Rare Wagner card to benefit Notre Dame sisters

Auction ends today with international order receiving proceeds

November 03, 2010|By Kevin Cowherd, The Baltimore Sun

In her line of work, Sister Virginia Muller does a lot of praying.

She prays for the homeless, the sick, the spiritually downtrodden. And Thursday, she'll throw in a special prayer for a certain T206 Honus Wagner baseball card.

That's because the School Sisters of Notre Dame, an international order with administrative offices in Baltimore, are auctioning off the rare Wagner card and bidding ends Thursday night. By the time the online auction ends, the card is expected to sell for $220,000 -- which was the highest bid as of Wednesday night -- or more.

That windfall will be used to help support the order's 3,500 nuns in Africa and Latin America, as well as educational ministries in the United States.

"I'm excited," Muller, a spokeswoman for the School Sisters, said this week. "I believe our benefactor is smiling down from heaven upon us."

The T206 Wagner card is one of the rarest on the sports memorabilia market. Collectors say that between 50 and 70 of the cards are known to exist.

In 2007, a T206 Wagner card once owned by hockey great Wayne Gretzky was sold to a private investor -- later revealed as Arizona Diamondbacks owner Ken Kendrick -- for $2.8 million. That was believed to be the highest price ever paid for a baseball card.

But that card was considered to be in near-mint condition, whereas the card owned by the School Sisters is in poor condition, said Chris Ivey, director of sports auctions at Heritage Auction Galleries in Dallas, which is overseeing the bidding.

"It's been altered," Ivy said, noting that the left and right borders of the card have been cut off. There is also a sizable crease in one of the corners, and the card has been laminated.

But "it would still be a desirable to any collector," he said, adding that the T206 Wagner "is considered 'The Monster' by any card collector."

The story of how the School Sisters came to possess the card sounds like the tale of an answered prayer, even though few of the sisters had ever heard of Wagner, the Hall of Fame shortstop who played most of his career, from 1897 to 1917, with the Pittsburgh Pirates.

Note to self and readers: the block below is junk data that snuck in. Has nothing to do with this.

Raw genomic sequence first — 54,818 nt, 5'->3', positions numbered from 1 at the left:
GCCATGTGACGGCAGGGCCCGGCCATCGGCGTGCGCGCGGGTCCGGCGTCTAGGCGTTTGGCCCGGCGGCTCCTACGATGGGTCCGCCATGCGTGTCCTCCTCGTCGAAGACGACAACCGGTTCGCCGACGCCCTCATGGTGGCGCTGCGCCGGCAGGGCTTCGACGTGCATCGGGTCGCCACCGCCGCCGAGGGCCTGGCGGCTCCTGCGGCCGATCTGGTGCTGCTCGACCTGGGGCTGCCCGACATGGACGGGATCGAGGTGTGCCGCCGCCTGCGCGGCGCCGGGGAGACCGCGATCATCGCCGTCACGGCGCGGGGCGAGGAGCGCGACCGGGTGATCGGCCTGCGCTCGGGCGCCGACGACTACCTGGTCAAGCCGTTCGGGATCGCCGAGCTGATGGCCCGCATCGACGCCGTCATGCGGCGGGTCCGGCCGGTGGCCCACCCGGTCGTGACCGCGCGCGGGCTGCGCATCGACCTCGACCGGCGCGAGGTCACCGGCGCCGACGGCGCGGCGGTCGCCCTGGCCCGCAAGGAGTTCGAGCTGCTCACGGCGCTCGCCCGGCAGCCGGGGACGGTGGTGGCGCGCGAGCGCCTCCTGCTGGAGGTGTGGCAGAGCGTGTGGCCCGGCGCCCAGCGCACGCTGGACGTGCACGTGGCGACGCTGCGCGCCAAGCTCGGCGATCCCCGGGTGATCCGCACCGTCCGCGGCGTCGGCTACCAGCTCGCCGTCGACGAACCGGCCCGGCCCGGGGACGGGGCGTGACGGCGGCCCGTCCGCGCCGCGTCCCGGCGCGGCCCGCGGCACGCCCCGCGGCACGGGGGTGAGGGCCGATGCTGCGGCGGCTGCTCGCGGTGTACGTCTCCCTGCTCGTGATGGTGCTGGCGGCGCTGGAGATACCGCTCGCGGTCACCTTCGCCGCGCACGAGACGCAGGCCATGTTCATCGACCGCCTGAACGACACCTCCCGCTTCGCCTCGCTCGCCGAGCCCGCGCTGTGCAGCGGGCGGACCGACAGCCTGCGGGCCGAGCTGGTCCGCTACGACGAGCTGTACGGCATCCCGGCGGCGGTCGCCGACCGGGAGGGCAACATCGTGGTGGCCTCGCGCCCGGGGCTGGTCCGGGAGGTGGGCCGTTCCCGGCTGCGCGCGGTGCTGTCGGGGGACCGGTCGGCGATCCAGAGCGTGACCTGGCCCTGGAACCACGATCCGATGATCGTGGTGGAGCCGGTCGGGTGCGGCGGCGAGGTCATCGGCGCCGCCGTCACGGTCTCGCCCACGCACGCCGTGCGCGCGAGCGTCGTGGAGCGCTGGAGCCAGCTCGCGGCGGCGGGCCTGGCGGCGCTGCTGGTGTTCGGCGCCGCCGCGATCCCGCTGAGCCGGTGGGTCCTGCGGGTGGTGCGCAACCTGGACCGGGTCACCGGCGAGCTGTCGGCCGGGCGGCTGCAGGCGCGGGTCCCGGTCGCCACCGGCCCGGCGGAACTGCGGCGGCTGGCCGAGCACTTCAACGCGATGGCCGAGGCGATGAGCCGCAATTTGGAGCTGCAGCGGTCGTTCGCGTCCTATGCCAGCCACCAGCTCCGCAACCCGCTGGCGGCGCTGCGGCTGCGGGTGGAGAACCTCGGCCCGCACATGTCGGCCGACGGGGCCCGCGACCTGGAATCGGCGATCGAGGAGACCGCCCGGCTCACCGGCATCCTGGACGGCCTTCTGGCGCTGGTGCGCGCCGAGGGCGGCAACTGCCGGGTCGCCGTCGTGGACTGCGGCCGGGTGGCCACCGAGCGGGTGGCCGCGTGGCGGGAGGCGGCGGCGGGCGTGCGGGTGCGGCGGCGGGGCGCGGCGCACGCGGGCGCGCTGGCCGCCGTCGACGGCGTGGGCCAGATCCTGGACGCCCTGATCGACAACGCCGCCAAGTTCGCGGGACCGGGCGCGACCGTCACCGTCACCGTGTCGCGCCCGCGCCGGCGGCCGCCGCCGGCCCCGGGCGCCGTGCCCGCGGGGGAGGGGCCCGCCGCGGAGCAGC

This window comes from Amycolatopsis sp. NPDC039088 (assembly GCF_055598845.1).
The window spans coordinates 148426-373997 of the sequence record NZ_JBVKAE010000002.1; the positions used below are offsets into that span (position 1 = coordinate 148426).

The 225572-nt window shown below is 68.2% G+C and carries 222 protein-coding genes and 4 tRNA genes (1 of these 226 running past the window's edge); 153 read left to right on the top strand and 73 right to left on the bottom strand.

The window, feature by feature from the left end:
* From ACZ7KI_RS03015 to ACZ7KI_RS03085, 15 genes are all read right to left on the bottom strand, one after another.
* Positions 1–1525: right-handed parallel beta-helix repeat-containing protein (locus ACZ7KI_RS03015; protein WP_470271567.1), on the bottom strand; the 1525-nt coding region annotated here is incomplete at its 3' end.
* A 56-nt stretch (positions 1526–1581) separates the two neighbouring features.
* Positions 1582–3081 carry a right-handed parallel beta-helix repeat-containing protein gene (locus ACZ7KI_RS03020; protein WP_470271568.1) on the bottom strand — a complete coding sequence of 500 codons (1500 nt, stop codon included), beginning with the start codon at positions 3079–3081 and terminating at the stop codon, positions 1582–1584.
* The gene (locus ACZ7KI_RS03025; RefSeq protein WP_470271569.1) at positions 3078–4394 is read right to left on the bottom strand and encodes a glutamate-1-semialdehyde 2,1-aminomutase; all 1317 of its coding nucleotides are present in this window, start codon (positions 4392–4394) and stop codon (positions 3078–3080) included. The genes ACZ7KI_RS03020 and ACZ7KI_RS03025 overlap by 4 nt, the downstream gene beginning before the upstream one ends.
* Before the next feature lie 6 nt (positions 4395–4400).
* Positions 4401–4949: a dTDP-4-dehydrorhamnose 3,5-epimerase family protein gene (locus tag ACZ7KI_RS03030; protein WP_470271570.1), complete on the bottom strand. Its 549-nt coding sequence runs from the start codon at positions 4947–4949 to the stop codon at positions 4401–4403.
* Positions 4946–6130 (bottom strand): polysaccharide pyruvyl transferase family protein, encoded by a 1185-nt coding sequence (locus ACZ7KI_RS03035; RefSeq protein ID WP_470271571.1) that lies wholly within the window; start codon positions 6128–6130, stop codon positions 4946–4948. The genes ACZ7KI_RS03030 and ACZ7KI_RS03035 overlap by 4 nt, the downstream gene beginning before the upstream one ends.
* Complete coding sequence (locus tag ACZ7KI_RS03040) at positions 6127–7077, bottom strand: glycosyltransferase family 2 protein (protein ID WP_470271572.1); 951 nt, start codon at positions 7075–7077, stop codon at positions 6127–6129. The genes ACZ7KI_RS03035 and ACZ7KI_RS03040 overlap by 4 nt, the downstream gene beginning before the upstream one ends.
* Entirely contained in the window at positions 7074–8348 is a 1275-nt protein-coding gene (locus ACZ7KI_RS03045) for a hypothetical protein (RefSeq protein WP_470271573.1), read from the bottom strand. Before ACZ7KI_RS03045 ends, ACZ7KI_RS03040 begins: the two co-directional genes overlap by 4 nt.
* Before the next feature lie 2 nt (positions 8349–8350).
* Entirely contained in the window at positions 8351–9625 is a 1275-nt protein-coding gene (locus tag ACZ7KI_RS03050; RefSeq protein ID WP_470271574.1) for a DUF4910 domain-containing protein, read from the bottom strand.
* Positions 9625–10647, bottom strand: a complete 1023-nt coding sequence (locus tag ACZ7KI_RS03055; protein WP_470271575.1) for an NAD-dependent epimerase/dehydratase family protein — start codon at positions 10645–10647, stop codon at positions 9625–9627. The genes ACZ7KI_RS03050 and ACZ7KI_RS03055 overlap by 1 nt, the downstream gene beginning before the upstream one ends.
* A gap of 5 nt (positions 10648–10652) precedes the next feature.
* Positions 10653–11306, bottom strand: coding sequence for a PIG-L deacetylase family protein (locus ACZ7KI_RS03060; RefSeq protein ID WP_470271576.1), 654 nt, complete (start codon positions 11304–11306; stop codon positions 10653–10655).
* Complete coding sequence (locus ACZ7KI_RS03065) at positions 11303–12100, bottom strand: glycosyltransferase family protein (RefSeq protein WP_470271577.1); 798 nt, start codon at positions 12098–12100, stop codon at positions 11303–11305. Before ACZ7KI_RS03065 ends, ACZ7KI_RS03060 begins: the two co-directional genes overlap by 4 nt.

The card, which was printed in 1909, was owned by the brother of a nun. She died in 1999.

When the brother died earlier this year -- Muller declined to identify him, except to say he grew up in New Jersey and Pennsylvania -- he left all his possessions to the order.

This included the Wagner card, which was found in a safe-deposit box along with a typewritten note that read: "Although damaged, the value of this baseball card should increase exponentially throughout the 21st century!"

When the School Sisters were told of its potential value, they were incredulous.

"Heavenly days!" Muller said when asked for her initial reaction. "I just couldn't imagine it. I was so surprised. I had never heard of Honus Wagner."

The card, which can be seen at the Heritage Auction Galleries website (www.ha.com), shows a pensive-looking Wagner in a drab gray jersey with a bright green collar. "Pittsburg" -- that's how the city spelled its name at the turn of the 20th century -- is emblazoned across his jersey.

Wagner won eight batting titles, tied for the most in National League history with Tony Gwynn, while playing mostly for his hometown Pirates. He led the league in slugging six times and in stolen bases five times. He was one of five players elected to the Baseball Hall of Fame's inaugural class and received the second-highest vote total, behind Ty Cobb and tied with Babe Ruth. Many baseball historians consider him the finest shortstop to ever play the game.

According to Ivy, there are two theories as to why Wagner ultimately asked the American Tobacco Co., manufacturers of the card, to stop using his image, making the existing cards so valuable to collectors.

"One theory is that Wagner knew baseball cards were appealing to children and he didn't want his likeness to be involved with a tobacco company if children were collecting the cards," he said. "The other theory -- and the most likely one -- is that the tobacco company wasn't offering Wagner enough money to use his likeness, so he requested that they pull his card."

Whatever the reason, the School Sisters of Notre Dame stand to benefit greatly from that long-ago decision.

They'll find out exactly how much they'll benefit Thursday night.

kevin.cowherd@baltsun.com

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